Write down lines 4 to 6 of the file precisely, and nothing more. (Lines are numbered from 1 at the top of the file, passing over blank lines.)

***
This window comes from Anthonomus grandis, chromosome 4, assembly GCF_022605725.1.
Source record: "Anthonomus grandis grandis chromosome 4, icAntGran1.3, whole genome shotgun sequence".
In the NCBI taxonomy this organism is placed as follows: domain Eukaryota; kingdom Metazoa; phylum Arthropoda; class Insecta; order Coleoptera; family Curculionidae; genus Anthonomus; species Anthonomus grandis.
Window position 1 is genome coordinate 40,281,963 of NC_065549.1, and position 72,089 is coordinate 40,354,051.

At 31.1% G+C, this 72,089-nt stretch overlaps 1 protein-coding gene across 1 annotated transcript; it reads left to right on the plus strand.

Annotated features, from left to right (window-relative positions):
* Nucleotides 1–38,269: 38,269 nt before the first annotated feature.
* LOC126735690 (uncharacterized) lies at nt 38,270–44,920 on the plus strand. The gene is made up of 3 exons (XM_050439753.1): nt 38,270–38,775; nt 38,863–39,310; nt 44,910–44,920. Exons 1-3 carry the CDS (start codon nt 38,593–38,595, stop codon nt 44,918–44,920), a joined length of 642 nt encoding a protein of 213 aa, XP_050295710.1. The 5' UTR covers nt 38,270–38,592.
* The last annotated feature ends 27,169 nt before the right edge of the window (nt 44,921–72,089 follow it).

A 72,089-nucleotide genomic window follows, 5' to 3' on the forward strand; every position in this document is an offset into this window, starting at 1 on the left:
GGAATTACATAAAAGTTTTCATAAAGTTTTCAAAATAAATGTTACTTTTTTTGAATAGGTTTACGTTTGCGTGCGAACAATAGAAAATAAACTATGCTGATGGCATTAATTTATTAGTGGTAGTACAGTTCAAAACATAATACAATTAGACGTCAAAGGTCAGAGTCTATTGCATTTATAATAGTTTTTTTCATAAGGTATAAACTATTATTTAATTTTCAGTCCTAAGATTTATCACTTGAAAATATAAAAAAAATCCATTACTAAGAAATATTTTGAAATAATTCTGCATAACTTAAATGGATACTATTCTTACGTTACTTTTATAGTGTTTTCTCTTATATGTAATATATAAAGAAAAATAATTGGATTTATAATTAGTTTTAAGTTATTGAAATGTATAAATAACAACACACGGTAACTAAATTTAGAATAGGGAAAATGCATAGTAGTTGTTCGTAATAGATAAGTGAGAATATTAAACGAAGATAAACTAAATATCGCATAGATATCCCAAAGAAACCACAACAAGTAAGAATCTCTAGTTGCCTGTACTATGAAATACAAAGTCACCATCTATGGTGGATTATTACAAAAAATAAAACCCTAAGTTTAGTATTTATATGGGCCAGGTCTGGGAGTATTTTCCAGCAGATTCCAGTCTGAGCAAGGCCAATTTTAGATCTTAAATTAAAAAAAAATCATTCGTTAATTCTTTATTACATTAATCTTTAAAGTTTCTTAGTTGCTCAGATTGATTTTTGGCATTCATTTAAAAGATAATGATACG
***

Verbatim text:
Window position 1 is genome coordinate 40,281,963 of NC_065549.1, and position 72,089 is coordinate 40,354,051.

At 31.1% G+C, this 72,089-nt stretch overlaps 1 protein-coding gene across 1 annotated transcript; it reads left to right on the plus strand.

Annotated features, from left to right (window-relative positions):